Although John Burgers runs a successful Brangus stud, he doesn’t see himself as a stud breeder.
“I’m a commercial cattleman,” he explains. “I select animals for my stud from my commercial herd, looking for those that perform well and conform to breed standards.
“In breeding beef cattle in South Africa, no one can afford animals that don’t perform optimally on the veld. I breed hardy, fertile animals with exceptional milk production that produce weaners at 230kg at six to seven months.”
John Burger Snr, John’s father, established the Victory Brangus herd in 1979. He was initially an Angus farmer, but was so impressed by the results of his Angus x Brahman crosses that he became a committed Brangus breeder. “Those weaners were strong and resilient with exceptional growth, and could be marketed directly from the veld,” John explains. “My operation is half Brangus cattle and the other half is 3 000 Merino sheep.”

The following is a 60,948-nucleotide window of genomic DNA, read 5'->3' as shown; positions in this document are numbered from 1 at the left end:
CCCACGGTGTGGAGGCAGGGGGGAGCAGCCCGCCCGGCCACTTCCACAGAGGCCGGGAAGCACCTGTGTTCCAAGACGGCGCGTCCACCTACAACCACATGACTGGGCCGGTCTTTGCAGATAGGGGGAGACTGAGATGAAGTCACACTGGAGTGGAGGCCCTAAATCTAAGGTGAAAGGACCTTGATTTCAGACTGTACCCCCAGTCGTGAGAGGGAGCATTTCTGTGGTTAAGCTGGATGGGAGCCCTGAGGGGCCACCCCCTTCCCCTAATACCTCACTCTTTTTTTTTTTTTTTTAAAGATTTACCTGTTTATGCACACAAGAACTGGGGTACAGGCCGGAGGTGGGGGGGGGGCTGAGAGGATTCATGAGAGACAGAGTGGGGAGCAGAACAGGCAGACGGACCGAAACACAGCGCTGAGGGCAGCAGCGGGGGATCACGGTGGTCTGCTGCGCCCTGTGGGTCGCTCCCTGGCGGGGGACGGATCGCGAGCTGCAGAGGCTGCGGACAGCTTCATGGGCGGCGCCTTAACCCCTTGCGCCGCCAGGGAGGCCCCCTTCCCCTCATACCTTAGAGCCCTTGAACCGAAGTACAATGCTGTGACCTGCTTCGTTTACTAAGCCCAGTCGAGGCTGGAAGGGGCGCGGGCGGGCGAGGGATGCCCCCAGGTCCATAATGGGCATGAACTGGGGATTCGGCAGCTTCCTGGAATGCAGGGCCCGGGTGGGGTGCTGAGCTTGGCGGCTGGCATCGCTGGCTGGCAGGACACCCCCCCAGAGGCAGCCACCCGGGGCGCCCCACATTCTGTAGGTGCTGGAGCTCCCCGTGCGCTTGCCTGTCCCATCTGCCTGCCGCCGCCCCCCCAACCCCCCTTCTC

A mistake many farmers make when starting out in cattle breeding is buying “stud” animals at the start, he stresses. “This calls for a huge capital outlay which isn’t really necessary. I’d much rather advise them to buy top quality, well-adapted commercial females and a good stud bull and develop a stud from that base.”
He says there is excellent Brangus genetics available in South Africa. “The bulls are sought after for their hybrid vigour and their progeny are naturally polled. They also produce relatively small calves with few calving problems. “Despite the small calves, weaner weights are good, demonstrating the progeny’s excellent growth. More than 80% of South African Brangus bulls are bred for the commercial market.”
Call John Burgers on 076 337 6218 or e-mail [email protected].
Read more about commercial conditions and bulls and breeding in the 29 NJuly 2011 issue.